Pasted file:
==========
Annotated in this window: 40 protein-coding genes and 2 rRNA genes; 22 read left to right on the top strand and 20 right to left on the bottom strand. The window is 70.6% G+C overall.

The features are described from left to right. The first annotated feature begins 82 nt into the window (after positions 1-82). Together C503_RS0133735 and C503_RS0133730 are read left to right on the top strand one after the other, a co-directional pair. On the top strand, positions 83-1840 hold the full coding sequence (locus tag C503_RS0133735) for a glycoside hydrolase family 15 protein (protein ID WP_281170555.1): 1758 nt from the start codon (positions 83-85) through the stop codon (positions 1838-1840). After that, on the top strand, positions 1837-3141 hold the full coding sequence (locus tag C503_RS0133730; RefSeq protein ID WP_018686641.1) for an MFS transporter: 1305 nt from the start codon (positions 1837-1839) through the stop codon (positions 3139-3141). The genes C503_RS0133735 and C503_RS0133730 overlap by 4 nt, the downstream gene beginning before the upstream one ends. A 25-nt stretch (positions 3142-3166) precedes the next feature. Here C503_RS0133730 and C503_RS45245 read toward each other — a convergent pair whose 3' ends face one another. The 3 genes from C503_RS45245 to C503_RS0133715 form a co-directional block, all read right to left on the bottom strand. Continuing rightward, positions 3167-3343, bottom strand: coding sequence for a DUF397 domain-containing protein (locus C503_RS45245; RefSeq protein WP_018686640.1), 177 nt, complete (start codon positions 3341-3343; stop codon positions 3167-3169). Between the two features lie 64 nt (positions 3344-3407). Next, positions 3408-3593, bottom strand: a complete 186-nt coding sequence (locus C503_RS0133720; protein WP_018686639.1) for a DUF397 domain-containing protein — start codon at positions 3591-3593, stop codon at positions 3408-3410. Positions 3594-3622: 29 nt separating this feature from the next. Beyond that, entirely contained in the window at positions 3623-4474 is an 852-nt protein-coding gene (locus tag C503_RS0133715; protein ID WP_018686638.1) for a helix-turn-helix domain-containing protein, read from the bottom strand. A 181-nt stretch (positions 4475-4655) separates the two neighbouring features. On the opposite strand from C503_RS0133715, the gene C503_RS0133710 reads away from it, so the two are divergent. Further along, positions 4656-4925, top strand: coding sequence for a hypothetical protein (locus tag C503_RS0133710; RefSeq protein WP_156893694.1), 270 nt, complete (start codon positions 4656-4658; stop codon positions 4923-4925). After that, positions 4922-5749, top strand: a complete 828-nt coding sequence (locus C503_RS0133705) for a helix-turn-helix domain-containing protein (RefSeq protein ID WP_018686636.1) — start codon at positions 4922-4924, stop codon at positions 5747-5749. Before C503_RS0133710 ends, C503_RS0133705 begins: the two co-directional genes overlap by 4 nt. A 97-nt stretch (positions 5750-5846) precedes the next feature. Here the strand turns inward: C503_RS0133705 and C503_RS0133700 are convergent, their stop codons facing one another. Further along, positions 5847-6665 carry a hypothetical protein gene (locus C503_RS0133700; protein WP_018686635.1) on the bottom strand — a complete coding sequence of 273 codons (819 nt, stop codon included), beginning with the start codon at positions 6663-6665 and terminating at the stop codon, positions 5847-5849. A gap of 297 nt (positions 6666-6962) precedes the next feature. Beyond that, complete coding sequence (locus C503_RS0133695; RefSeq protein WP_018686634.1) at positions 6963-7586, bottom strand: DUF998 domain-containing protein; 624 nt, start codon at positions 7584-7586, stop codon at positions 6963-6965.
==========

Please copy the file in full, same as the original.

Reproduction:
Annotated in this window: 40 protein-coding genes and 2 rRNA genes; 22 read left to right on the top strand and 20 right to left on the bottom strand. The window is 70.6% G+C overall.

The features are described from left to right. The first annotated feature begins 82 nt into the window (after positions 1-82). Together C503_RS0133735 and C503_RS0133730 are read left to right on the top strand one after the other, a co-directional pair. On the top strand, positions 83-1840 hold the full coding sequence (locus tag C503_RS0133735) for a glycoside hydrolase family 15 protein (protein ID WP_281170555.1): 1758 nt from the start codon (positions 83-85) through the stop codon (positions 1838-1840). After that, on the top strand, positions 1837-3141 hold the full coding sequence (locus tag C503_RS0133730; RefSeq protein ID WP_018686641.1) for an MFS transporter: 1305 nt from the start codon (positions 1837-1839) through the stop codon (positions 3139-3141). The genes C503_RS0133735 and C503_RS0133730 overlap by 4 nt, the downstream gene beginning before the upstream one ends. A 25-nt stretch (positions 3142-3166) precedes the next feature. Here C503_RS0133730 and C503_RS45245 read toward each other — a convergent pair whose 3' ends face one another. The 3 genes from C503_RS45245 to C503_RS0133715 form a co-directional block, all read right to left on the bottom strand. Continuing rightward, positions 3167-3343, bottom strand: coding sequence for a DUF397 domain-containing protein (locus C503_RS45245; RefSeq protein WP_018686640.1), 177 nt, complete (start codon positions 3341-3343; stop codon positions 3167-3169). Between the two features lie 64 nt (positions 3344-3407). Next, positions 3408-3593, bottom strand: a complete 186-nt coding sequence (locus C503_RS0133720; protein WP_018686639.1) for a DUF397 domain-containing protein — start codon at positions 3591-3593, stop codon at positions 3408-3410. Positions 3594-3622: 29 nt separating this feature from the next. Beyond that, entirely contained in the window at positions 3623-4474 is an 852-nt protein-coding gene (locus tag C503_RS0133715; protein ID WP_018686638.1) for a helix-turn-helix domain-containing protein, read from the bottom strand. A 181-nt stretch (positions 4475-4655) separates the two neighbouring features. On the opposite strand from C503_RS0133715, the gene C503_RS0133710 reads away from it, so the two are divergent. Further along, positions 4656-4925, top strand: coding sequence for a hypothetical protein (locus tag C503_RS0133710; RefSeq protein WP_156893694.1), 270 nt, complete (start codon positions 4656-4658; stop codon positions 4923-4925). After that, positions 4922-5749, top strand: a complete 828-nt coding sequence (locus C503_RS0133705) for a helix-turn-helix domain-containing protein (RefSeq protein ID WP_018686636.1) — start codon at positions 4922-4924, stop codon at positions 5747-5749. Before C503_RS0133710 ends, C503_RS0133705 begins: the two co-directional genes overlap by 4 nt. A 97-nt stretch (positions 5750-5846) precedes the next feature. Here the strand turns inward: C503_RS0133705 and C503_RS0133700 are convergent, their stop codons facing one another. Further along, positions 5847-6665 carry a hypothetical protein gene (locus C503_RS0133700; protein WP_018686635.1) on the bottom strand — a complete coding sequence of 273 codons (819 nt, stop codon included), beginning with the start codon at positions 6663-6665 and terminating at the stop codon, positions 5847-5849. A gap of 297 nt (positions 6666-6962) precedes the next feature. Beyond that, complete coding sequence (locus C503_RS0133695; RefSeq protein WP_018686634.1) at positions 6963-7586, bottom strand: DUF998 domain-containing protein; 624 nt, start codon at positions 7584-7586, stop codon at positions 6963-6965.